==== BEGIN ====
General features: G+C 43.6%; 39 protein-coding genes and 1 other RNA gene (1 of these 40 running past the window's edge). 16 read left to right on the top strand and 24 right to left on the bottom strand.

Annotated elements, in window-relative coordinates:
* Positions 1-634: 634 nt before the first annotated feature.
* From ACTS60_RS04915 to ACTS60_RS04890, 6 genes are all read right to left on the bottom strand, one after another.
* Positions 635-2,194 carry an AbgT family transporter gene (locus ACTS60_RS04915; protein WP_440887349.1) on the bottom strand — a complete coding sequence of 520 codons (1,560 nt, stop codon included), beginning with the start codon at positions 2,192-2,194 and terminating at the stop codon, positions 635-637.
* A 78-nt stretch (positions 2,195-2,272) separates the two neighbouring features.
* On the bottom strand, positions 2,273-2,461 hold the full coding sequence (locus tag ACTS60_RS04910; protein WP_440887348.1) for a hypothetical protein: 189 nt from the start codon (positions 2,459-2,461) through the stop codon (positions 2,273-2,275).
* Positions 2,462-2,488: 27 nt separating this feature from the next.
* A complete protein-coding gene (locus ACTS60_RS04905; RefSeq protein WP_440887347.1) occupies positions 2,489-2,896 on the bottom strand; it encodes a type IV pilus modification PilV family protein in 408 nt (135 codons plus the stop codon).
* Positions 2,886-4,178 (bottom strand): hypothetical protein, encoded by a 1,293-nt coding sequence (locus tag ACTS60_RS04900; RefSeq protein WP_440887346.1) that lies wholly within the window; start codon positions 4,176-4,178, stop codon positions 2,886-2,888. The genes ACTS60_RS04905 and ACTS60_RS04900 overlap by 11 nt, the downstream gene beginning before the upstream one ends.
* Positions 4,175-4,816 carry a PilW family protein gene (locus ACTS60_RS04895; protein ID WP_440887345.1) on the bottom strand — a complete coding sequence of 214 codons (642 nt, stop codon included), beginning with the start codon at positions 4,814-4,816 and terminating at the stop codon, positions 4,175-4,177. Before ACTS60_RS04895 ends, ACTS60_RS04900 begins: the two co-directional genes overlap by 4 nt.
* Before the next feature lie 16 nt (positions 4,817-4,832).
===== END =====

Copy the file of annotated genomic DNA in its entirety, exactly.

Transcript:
General features: G+C 43.6%; 39 protein-coding genes and 1 other RNA gene (1 of these 40 running past the window's edge). 16 read left to right on the top strand and 24 right to left on the bottom strand.

Annotated elements, in window-relative coordinates:
* Positions 1-634: 634 nt before the first annotated feature.
* From ACTS60_RS04915 to ACTS60_RS04890, 6 genes are all read right to left on the bottom strand, one after another.
* Positions 635-2,194 carry an AbgT family transporter gene (locus ACTS60_RS04915; protein WP_440887349.1) on the bottom strand — a complete coding sequence of 520 codons (1,560 nt, stop codon included), beginning with the start codon at positions 2,192-2,194 and terminating at the stop codon, positions 635-637.
* A 78-nt stretch (positions 2,195-2,272) separates the two neighbouring features.
* On the bottom strand, positions 2,273-2,461 hold the full coding sequence (locus tag ACTS60_RS04910; protein WP_440887348.1) for a hypothetical protein: 189 nt from the start codon (positions 2,459-2,461) through the stop codon (positions 2,273-2,275).
* Positions 2,462-2,488: 27 nt separating this feature from the next.
* A complete protein-coding gene (locus ACTS60_RS04905; RefSeq protein WP_440887347.1) occupies positions 2,489-2,896 on the bottom strand; it encodes a type IV pilus modification PilV family protein in 408 nt (135 codons plus the stop codon).
* Positions 2,886-4,178 (bottom strand): hypothetical protein, encoded by a 1,293-nt coding sequence (locus tag ACTS60_RS04900; RefSeq protein WP_440887346.1) that lies wholly within the window; start codon positions 4,176-4,178, stop codon positions 2,886-2,888. The genes ACTS60_RS04905 and ACTS60_RS04900 overlap by 11 nt, the downstream gene beginning before the upstream one ends.
* Positions 4,175-4,816 carry a PilW family protein gene (locus ACTS60_RS04895; protein ID WP_440887345.1) on the bottom strand — a complete coding sequence of 214 codons (642 nt, stop codon included), beginning with the start codon at positions 4,814-4,816 and terminating at the stop codon, positions 4,175-4,177. Before ACTS60_RS04895 ends, ACTS60_RS04900 begins: the two co-directional genes overlap by 4 nt.
* Before the next feature lie 16 nt (positions 4,817-4,832).